- Don’t skip the final layer of yogurt. The addition of saffron-infused yogurt to top the rice just before baking ensures the rice stays moist and infuses the dish with saffron’s distinct flavor.
How to Make Chicken Biryani
Prep time 30 minutes
Cook time 1 hour 5 minutes
For the chicken:
For the rice:
- 1 cup
- 3 cups
water, plus more for rinsing
- 1/2 teaspoon
(3-inch) cinnamon stick, or 1/2 teaspoon ground cinnamon
- 1/8 teaspoon
(or 1 small pinch) saffron threads
For layering the biryani and serving:
large red onions
large Yukon gold potato (about 8 ounces)
- 1 teaspoon
- 1 teaspoon
- 1/2 cup
plain full-fat Greek yogurt
- 1/8 teaspoon
(or 1 small pinch) saffron threads
- 2 tablespoons
- 1 cup
Raita, for serving (optional)
Marinate the chicken:
Prepare the marinade. Peel and mince a 1-inch piece of ginger until you have 1 tablespoon. Place in a medium bowl. Add 1 (1.76-ounce) packet Shaan biryani mix, 1 cup Greek yogurt, 1 tablespoon lemon juice, and 1 teaspoon Kashmiri red chili powder, and stir until well combined.
Marinate the chicken. Add 1 pound chicken thighs and mix until the chicken is entirely coated with the yogurt marinade. Cover and refrigerate for at least 2 hours and up to 12 hours.
Make the rice:
Rinse the rice. Place 1 cup basmati rice into a medium bowl. Add enough cold water to cover the rice. Agitate the rice in the water with your hands for about 15 seconds. You will notice the water begins to get cloudy. Pour the rice into a fine-mesh strainer in the sink. Repeat submerging, rinsing, and draining the rice until the water is no longer cloudy and you can see the rice grains within it, 6 to 8 rounds total.
Boil the spices. Bring 3 cups water to a boil in a small saucepan over medium-high heat. Add 1/2 teaspoon ground cloves, 2 bay leaves, 1/2 teaspoon ground cinnamon or a 3-inch cinnamon stick, and 1/8 teaspoon (or a small pinch) saffron threads. Boil for 5 minutes.
Par-cook the rice. Add the rice and reduce the heat to maintain a simmer. Cover and cook until the rice is par-cooked (the grains should still be a bit chewy and break into pieces when pressed between your pointer finger and thumb), about 5 minutes.
Fluff the rice. Remove the pan from the heat and uncover. If the water has not been fully absorbed, drain through a fine-mesh strainer to remove excess water and then return to the pan. Fluff the rice with a fork.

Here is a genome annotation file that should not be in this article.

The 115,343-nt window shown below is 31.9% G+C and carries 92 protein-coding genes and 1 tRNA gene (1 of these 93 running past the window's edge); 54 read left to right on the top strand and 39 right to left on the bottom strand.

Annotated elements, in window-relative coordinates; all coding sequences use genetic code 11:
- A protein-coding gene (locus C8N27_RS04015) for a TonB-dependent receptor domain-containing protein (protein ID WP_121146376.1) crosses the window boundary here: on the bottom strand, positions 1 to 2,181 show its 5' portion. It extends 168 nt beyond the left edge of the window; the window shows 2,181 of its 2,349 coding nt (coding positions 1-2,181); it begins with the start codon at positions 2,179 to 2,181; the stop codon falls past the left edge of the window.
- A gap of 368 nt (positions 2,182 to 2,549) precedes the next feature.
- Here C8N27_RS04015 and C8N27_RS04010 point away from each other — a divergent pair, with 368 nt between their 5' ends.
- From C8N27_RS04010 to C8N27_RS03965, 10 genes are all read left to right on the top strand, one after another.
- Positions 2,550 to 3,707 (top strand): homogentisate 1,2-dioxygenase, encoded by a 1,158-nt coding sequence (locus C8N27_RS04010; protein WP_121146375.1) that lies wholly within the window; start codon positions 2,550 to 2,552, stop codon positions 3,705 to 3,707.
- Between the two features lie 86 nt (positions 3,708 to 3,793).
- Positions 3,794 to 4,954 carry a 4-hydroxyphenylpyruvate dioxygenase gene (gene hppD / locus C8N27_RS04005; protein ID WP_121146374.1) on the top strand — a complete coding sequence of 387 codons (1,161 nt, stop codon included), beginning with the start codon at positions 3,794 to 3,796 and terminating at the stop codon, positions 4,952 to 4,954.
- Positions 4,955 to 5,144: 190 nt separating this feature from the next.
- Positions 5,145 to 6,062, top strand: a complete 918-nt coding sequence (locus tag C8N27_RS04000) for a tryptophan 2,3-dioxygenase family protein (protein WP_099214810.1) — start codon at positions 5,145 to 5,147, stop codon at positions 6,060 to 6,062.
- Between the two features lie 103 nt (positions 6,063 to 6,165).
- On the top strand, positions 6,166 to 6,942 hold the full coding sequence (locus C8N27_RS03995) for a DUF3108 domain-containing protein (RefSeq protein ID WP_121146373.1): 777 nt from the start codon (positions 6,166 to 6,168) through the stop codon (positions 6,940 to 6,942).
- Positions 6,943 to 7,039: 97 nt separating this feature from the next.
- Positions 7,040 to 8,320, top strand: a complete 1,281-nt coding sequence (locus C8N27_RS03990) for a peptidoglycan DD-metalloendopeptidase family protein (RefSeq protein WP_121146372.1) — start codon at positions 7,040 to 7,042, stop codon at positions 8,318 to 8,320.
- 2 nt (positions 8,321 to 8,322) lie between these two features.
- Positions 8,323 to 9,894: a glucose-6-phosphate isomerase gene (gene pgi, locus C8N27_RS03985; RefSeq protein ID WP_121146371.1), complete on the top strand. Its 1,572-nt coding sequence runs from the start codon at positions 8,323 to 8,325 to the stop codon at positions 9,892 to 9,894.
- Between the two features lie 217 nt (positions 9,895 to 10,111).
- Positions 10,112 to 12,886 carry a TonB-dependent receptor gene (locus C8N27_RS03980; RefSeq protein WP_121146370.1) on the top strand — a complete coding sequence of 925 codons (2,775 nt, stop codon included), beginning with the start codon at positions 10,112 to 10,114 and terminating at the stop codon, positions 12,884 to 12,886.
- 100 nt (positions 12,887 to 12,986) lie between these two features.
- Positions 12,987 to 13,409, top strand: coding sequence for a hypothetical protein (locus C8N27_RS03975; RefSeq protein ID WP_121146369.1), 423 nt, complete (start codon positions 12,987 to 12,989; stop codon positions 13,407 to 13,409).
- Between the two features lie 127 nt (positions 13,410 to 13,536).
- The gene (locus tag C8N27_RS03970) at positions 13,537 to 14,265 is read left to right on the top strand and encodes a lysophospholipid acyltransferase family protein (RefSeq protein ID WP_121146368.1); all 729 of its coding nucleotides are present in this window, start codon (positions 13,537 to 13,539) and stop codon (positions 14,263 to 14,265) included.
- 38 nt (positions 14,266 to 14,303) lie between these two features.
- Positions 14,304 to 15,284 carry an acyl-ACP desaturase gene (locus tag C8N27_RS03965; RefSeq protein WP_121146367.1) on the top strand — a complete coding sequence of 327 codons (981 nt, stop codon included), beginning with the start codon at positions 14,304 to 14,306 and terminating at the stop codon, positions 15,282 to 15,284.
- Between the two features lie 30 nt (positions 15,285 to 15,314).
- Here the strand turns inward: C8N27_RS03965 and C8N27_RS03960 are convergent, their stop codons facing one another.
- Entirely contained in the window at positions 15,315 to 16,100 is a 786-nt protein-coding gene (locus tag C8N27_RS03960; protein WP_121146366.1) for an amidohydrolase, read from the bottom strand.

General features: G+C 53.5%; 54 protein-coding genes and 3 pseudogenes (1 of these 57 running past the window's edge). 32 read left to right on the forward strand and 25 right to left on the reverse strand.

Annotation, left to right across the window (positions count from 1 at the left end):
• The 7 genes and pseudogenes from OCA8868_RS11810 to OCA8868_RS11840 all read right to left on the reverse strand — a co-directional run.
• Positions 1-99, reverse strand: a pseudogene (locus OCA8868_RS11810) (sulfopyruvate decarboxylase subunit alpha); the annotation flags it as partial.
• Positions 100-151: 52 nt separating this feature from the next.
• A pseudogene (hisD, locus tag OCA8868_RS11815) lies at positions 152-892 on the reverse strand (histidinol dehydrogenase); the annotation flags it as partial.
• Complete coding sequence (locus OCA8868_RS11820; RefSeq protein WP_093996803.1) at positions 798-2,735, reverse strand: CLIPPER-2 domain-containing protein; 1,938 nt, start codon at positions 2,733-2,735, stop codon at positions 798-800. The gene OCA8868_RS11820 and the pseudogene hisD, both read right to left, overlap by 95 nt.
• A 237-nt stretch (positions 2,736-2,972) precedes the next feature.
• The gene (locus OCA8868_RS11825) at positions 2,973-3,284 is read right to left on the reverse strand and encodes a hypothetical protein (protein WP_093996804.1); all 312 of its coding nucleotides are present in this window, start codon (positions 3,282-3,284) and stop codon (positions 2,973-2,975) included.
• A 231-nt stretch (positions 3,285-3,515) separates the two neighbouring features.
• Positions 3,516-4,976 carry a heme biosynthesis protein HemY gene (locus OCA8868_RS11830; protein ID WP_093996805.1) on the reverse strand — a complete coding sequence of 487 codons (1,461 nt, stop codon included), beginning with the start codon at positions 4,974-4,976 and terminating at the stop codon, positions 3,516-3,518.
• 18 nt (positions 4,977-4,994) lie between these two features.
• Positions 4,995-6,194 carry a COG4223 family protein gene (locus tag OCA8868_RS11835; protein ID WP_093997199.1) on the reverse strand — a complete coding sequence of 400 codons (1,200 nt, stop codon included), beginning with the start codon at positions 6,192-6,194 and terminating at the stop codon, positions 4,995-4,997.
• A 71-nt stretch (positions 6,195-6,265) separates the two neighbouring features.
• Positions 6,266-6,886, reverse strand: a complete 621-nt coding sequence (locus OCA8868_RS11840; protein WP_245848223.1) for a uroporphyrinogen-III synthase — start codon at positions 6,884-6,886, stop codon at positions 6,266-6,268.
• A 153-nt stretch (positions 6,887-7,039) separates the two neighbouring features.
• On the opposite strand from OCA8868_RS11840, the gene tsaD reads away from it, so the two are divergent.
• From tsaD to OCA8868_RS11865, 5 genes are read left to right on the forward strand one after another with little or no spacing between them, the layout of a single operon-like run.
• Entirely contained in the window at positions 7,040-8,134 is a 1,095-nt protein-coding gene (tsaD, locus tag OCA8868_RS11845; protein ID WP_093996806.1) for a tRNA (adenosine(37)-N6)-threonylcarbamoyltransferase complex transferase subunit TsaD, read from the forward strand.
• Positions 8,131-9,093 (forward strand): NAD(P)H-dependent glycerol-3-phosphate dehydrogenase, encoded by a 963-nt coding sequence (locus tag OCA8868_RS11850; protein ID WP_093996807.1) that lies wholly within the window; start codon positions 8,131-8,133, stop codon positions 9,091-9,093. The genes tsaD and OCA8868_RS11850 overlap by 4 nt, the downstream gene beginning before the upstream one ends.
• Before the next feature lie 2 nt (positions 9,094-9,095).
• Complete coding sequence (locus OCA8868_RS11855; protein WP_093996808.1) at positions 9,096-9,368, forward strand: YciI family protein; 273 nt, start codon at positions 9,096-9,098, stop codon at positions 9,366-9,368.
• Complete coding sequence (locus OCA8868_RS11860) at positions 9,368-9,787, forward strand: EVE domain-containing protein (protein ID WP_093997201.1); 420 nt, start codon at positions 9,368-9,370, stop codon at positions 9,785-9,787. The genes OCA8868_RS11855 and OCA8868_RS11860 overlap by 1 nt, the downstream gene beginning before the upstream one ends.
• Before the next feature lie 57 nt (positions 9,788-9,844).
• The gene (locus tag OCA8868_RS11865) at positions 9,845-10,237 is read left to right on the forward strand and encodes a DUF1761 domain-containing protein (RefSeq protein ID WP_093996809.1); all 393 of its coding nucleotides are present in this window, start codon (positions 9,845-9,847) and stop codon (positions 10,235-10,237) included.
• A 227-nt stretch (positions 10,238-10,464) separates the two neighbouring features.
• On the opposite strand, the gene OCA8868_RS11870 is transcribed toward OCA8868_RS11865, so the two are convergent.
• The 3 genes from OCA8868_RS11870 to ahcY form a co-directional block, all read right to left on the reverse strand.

Layer and cook the biryani:
Prepare the onions, potatoes, and yogurt sauce. Peel and halve 2 large red onions, then slice 1/2-inch thick. Peel and cut 1 large Yukon gold potato into 1/2-inch cubes. Place the cubes in a medium bowl, sprinkle with 1 teaspoon garam masala and 1 teaspoon ground turmeric, and toss to coat. Place 1/2 cup Greek yogurt with 1/8 teaspoon (or a small pinch) saffron threads in a small bowl and stir to combine.
Brown the onions. Melt 2 tablespoons ghee in a 3 1/2-quart or larger Dutch oven over medium heat. Add the onions and cook, stirring every 3 to 5 minutes, until deep golden brown, about 15 minutes total. Transfer half of the onions to a bowl or plate.
Simmer the potatoes, chicken, and sauce. Transfer the spiced potatoes, marinated chicken, and any remaining marinade in the bowl to the Dutch oven. Add 1 cup water, stir to combine, and bring to a simmer. Simmer uncovered, stirring occasionally, until a creamy sauce forms, about 20 minutes. Meanwhile, arrange a rack in the middle of the oven and heat the oven to 400°F.
Layer on the rice, yogurt sauce, and onions. Fluff the rice with a fork again. Transfer the rice over the chicken and potatoes and spread it into an even layer. Dollop the saffron-yogurt mixture over the rice and spread it out as best you can into a thin, even layer without disturbing the rice too much. Top with the reserved fried onions.
Bake for 20 minutes. Cover and bake until the rice is tender and the sauce is almost completely absorbed, about 20 minutes. Uncover and let rest 5 minutes before serving with raita if desired.
Make ahead: The onions can be fried up to 1 day ahead and refrigerated.
Storage: Leftover biryani can be refrigerated in an airtight container up to 3 days.
Ingredient/Equipment Variation: If you’d prefer, use 1 tablespoon of this lal masala instead of the red chili powder to marinate the chicken, but omit the lemon juice from the marinade.